Jun 072011How To Tuesday: Extreme Couponing (Part 7)

Topic: How to Stack Coupons

If you’re just joining us, I started a How To Tuesday series to help you learn how to achieve Extreme Couponing status. You’ll learn how to coupon shop step-by-step and take your regular couponing to Extreme Couponing. If you’re new, be sure you check out our previous week’s features.

One way to achieve the over-the-top savings you see on the Extreme Couponing TV Show is to stack your coupons. This means using two coupons on a single item: a manufacturer coupon and a store coupon. Use two coupons on an item already on sale you can triple your savings.

:: Know Your Stores

In order to achieve Extreme Couponing Success stacking coupons, you first need to learn which stores allow you to stack coupons. National retailers like Walgreens, Target, Safeway and CVS allow this practice. But check your local stores to determine if you can add more stores to you list of coupon stacking retailers.

:: Find Store Coupons

In order to stack the two types of coupons, you’ll need to know where to find them. We already reviewed where to find manufacturer coupons. Now, I’ll help you find store coupons.


  • In-ad Coupons: You’ll find store coupons in Walgreens weekly ad which is released on Sundays. You can either get the ad in your Sunday newspaper or find it at the front of the store.
  • Monthly Coupon Book: Walgreens also releases a monthly coupon book with dozens of store coupons inside. Throughout the month, you can pair many of these with sale items for deeper discounts. You’ll find this monthly coupon book at the front of your store, usually in the same spot as the weekly ads.
  • In-Store Coupon Books: Occassionally Walgreens will release seasonal coupon books like the Infant Care Coupon Book or the Diabetes and You Coupon Book. These are usually much more difficult to find but the coupons inside tend to have longer expiration dates.


  • Online Coupons: Target offers printable store coupons online. You can print them out like other printable coupons sites. They usually have a limit of two but if you have access to multiple computers, you may be able to print additional coupons.
  • Insert Coupons: On Sundays you may spot some Target coupons in your Smartsource or Red Plum insert. Occassionally Target offers store coupons for national brand items like Tide, Bounty or other items in the Sunday coupon inserts. They always have the Target logo on them so they are easy to differentiate from the other manufacturer coupons.
  • Home Mailers: Target sends coupon booklets by mail to people on their mailing list. There are two types of mailers. One is a regular book with a variety of coupons. The other is a baby mailer that has coupons for baby and toddler items. I’m not sure how to get on the mailing list. I believe doing a baby registry gets you on the baby mailer list.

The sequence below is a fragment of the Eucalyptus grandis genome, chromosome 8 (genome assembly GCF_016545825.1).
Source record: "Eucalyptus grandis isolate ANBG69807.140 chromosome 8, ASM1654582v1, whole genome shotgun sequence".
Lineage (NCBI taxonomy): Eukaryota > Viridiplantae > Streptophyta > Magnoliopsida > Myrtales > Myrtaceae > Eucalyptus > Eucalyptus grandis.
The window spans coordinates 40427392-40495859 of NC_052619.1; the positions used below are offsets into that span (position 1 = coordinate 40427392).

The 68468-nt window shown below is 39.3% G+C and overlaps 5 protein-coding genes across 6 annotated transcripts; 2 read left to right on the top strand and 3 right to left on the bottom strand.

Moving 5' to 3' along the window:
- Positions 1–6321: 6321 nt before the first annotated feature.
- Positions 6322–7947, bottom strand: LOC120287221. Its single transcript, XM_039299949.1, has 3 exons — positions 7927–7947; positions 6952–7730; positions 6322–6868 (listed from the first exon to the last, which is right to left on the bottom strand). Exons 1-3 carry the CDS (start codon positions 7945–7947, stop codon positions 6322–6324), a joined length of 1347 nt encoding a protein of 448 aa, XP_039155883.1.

• In-ad Coupons: You’ll find store coupons in the Safeway weekly ad which is released on Wednesdays and often on Sundays too. You can always find them in the front of the store. The Sunday ads typically come in the newspaper. The Wednesday ads vary. Some people receive them by mail. Others receive them in their Wednesday newspaper.
  • In-Store Coupon Books: Occassionally Safeway will release seasonal coupon books. Occasionally you will find them in-store but most of the time you will need to ask at Customer Service. These coupon books typically coincide with National promotions like Frozen Food month or a Diabetes Awareness campaign.


  • Red Coupon Scanner: Most CVS locations have a big red coupon scanner. When you scan your CVS card, coupons will spit out. These coupons are always CVS coupons. Sometimes you’ll find a $4/$20 CVS purchase coupon or a $3/$10 Cosmetics purchase. But other times they will be for specific items like $5 off two Banana Boat suncare.
  • Online Coupons: CVS has an online coupon site. The majority of the coupons listed are manufacturer coupons but occasionally you will find a CVS coupon in the midst.

:: Stack Them!

Now that you know how to find store coupons and manufacturer coupons, you’re ready to stack them. Remember, if you find a store coupon and want to know if there is a corresponding manufacturer coupon, you can check the Saving with Shellie Coupon Database.

Here are some deal ideas that show the savings with using a manufacturer coupon and a store coupon. Keep in mind these are old deals that are no longer available.


Bayer Chewable Asprin – $2.99
-Use $1/1 Bayer Aspirin coupon (SS 3/20) AND
-Use $2/1 Walgreens Bayer Aspirin coupon (In-Ad coupon)
Final Price = FREE


Cutter Skinsations Insect Spray – $3.99
-Use $1/1 Cutter printable coupon AND
-Use $2/1 Cutter Target printable coupon
Final Price = $.99


Oscar Mayer Meat Franks – $.99 (with in-ad coupon)
-Use $1/2 Oscar Mayer Hot Dogs (SS 5/15)
Final Price = $.98 for 2 ($.49 each)


Diet Coke (20oz) – $1.49
-Use $1/2 Diet Coke coupon AND
-Use BOGO CVS Diet Coke coupon
Final Price = $.49 for 2 ($.25 each)